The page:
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  1. Macauley, Karen DHA, MEd, BSN, RN, CEN

Article Content

We are thrilled that you have accessed the Society of Trauma Nurses' (STN) journal online. It is such an excellent way to stay up to date on what is new in trauma. Your journal is an important part of your membership. Remember that this is your journal and we care what you think, how you use the journal, and what you need to see in the journal.


Not all that long ago, your membership representatives, board members, and journal team met to talk about what the journal is, what it means, and how it needs to grow in the future. The Journal of Trauma Nursing strives to provide up-to-date articles that are relevant to your practice and need for knowledge, reflective of best practices, evidence-based interventions, and new research so that you can stay current and make informed decisions within your own trauma program.


One of the discussions surrounding the journal is related to authors and use of research data. We recognize that writing and getting published is often overwhelming, and many of us may feel stressed by the idea of writing for publication. We also recognize that it can be hard to know how to truly evaluate the research presented and apply it to practice.


We want you to write for the journal, but it may seem daunting to consider authoring an article. You do not need to be a PhD to write an article and become published. Have you ever studied a topic, reviewed literature, searched and evaluated evidence so that you were able to make changes in your practice that have improved the outcomes of your trauma patients? It is important to publish such projects so that others can use the information to put into practice and improve outcomes for their own patients. Did you try someone else's interventions? Was your outcome the same or different? Why or why not? Tell us about it so we know whether what works in one organization or demographic actually works in another.


Do you have an interesting case study? Is it something unique or uncommon? Tell us about it so we can learn about something we may not often encounter but need to recognize when we do see it. Research is imperative, but so are these other contributions. Our Journal of Trauma Nursing editor, liaison, and editorial board members are available to assist you. Do you just have an idea but are not totally sure where to go with it? Just ask-these team members are here to help you succeed and see your name in print. Publishing is not only an important professional goal and milestone but also imperative for the trauma system to grow and improve.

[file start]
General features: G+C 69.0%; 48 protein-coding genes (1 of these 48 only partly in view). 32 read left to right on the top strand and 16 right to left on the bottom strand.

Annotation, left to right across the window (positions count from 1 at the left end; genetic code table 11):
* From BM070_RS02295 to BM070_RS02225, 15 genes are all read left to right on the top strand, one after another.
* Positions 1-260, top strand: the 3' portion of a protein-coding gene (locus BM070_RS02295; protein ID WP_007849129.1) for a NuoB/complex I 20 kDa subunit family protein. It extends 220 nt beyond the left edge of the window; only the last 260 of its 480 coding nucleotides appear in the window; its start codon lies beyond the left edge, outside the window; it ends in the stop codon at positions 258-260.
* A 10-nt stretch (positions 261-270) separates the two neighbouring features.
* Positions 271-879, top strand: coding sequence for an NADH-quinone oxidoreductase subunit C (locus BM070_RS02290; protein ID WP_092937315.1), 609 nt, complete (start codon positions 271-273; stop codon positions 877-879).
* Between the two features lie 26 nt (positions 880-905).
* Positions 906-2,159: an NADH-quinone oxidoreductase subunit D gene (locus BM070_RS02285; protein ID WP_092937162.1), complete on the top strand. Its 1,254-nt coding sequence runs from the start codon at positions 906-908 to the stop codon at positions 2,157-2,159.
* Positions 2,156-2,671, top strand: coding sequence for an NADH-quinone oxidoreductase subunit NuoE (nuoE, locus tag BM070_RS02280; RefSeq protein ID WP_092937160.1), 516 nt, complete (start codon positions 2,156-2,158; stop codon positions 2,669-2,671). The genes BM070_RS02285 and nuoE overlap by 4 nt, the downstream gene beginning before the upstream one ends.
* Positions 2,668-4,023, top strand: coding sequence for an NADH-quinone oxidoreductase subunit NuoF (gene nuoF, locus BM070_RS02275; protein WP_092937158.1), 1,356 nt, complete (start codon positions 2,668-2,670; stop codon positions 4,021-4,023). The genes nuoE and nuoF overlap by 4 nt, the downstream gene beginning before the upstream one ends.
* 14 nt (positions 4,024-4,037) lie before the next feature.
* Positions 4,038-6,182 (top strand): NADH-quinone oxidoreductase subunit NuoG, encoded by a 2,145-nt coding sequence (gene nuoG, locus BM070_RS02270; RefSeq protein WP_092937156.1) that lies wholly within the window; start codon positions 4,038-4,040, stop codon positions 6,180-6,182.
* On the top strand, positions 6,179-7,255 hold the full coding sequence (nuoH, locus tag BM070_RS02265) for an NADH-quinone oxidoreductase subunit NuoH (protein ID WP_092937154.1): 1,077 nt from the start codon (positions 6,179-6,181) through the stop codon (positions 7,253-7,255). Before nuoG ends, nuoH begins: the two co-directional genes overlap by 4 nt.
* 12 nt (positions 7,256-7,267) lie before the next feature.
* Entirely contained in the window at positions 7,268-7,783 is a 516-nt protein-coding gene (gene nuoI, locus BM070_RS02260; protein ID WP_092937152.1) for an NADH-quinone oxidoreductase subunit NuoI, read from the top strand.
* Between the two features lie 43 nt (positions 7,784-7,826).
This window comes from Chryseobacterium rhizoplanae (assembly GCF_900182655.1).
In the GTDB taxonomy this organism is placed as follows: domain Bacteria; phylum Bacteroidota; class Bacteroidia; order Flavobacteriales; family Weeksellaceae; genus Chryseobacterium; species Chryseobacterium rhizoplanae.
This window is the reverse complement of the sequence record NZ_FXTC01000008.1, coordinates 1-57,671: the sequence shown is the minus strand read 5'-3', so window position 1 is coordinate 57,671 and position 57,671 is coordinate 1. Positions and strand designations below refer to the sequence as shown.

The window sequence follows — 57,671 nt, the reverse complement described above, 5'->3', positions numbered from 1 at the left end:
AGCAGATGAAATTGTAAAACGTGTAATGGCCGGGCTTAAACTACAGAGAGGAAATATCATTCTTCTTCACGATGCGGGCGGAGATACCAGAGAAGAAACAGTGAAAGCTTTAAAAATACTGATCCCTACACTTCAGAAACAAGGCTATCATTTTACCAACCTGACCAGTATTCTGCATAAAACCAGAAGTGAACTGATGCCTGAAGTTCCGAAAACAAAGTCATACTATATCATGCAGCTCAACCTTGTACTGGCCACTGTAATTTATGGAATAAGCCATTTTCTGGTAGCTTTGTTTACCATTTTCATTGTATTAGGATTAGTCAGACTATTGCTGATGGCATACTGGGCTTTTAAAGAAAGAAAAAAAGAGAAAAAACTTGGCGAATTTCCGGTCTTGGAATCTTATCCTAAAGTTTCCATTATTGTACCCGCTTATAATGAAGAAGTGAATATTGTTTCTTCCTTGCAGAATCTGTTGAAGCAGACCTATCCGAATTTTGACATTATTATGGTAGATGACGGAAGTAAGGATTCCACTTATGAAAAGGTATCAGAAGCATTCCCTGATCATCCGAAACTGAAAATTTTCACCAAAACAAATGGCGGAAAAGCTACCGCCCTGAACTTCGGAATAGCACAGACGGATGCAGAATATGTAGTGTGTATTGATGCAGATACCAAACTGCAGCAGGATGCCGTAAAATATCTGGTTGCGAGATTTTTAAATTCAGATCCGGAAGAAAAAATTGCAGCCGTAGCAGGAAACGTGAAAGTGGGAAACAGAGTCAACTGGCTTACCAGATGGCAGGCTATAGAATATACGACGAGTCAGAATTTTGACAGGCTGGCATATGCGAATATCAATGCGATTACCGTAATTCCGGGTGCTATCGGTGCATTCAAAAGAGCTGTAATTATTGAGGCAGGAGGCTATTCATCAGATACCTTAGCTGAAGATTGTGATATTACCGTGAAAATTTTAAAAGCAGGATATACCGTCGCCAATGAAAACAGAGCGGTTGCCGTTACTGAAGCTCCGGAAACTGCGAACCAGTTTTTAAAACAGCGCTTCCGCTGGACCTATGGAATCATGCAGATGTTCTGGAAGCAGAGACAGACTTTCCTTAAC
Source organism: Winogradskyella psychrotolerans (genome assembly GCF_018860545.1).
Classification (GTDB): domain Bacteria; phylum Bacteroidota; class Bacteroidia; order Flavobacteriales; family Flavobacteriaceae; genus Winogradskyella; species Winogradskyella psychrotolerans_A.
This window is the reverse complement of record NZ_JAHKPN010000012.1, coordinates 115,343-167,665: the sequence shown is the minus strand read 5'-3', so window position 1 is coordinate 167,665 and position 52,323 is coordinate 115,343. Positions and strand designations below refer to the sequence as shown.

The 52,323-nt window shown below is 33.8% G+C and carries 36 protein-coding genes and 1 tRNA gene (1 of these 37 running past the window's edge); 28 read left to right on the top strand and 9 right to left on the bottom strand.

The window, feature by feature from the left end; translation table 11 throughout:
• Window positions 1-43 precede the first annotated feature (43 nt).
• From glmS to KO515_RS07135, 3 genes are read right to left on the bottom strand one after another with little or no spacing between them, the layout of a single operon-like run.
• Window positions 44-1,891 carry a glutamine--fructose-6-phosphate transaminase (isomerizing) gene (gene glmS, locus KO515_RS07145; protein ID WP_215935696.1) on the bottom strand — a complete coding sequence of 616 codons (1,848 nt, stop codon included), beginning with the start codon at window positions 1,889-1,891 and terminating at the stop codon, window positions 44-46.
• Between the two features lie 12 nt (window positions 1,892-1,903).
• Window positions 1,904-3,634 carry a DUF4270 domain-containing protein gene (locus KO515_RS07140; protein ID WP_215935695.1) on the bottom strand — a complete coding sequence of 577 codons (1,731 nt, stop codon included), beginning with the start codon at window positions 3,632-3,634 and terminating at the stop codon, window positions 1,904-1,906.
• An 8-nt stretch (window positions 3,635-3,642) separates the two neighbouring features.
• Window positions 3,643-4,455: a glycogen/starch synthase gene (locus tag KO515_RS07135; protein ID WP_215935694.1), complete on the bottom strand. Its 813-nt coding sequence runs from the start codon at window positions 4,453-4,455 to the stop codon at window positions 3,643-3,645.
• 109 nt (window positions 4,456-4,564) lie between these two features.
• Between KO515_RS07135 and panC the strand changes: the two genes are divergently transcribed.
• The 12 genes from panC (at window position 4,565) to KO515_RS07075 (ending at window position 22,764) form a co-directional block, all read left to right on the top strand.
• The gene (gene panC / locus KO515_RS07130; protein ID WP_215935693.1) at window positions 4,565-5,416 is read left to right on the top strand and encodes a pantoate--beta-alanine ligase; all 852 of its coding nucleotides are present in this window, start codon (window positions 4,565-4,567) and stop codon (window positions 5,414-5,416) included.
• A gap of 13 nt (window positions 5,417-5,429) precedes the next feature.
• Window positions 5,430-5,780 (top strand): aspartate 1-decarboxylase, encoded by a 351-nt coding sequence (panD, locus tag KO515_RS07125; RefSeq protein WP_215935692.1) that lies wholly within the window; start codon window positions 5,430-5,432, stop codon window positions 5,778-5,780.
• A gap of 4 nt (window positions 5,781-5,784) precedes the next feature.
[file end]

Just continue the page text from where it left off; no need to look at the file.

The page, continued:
What to do with research? How do I know whether it was done correctly? How can I be sure their conclusions are actually correct and should be used to change practice? There are many tools available to assist you in reading and interpreting research. Use these tools to assist you to determine the validity and reliability of what you are reading. These tools can assist you to determine how you might use the data and conclusions.


The journal is just one (important) resource available to you as a member of the STN. There are several different classes that assist us to understand the complex trauma system and to use our resources to improve patient and family outcomes. OPTIMAL and TOPIC Courses provide trauma leadership with implementable tools to make your program more efficient and effective. The e-library provides educational opportunities for staff nurses to improve bedsides care of the trauma patient, which in turn improves patient outcomes. The SLIP program helps prevent injuries, which prevents morbidity and mortality. The list serve shares best practices and prevents rework when you can find out what works in another similar environment. The website is a wealth of information at your fingertips.


The STN has many collaborative relationships with other organizations whose mission is to improve trauma care across the continuum. These relationships have brought depth to our credibility and show the true need and nature of teamwork to accomplish the final mission of the most current best practice care so as to make the lives of our trauma patients and families the best they can be. And your contribution to your profession is appreciated. You really make a difference every day in what you do. We look forward to continuing to serve you and being your "go to" place for the most current information on trauma care and trauma systems.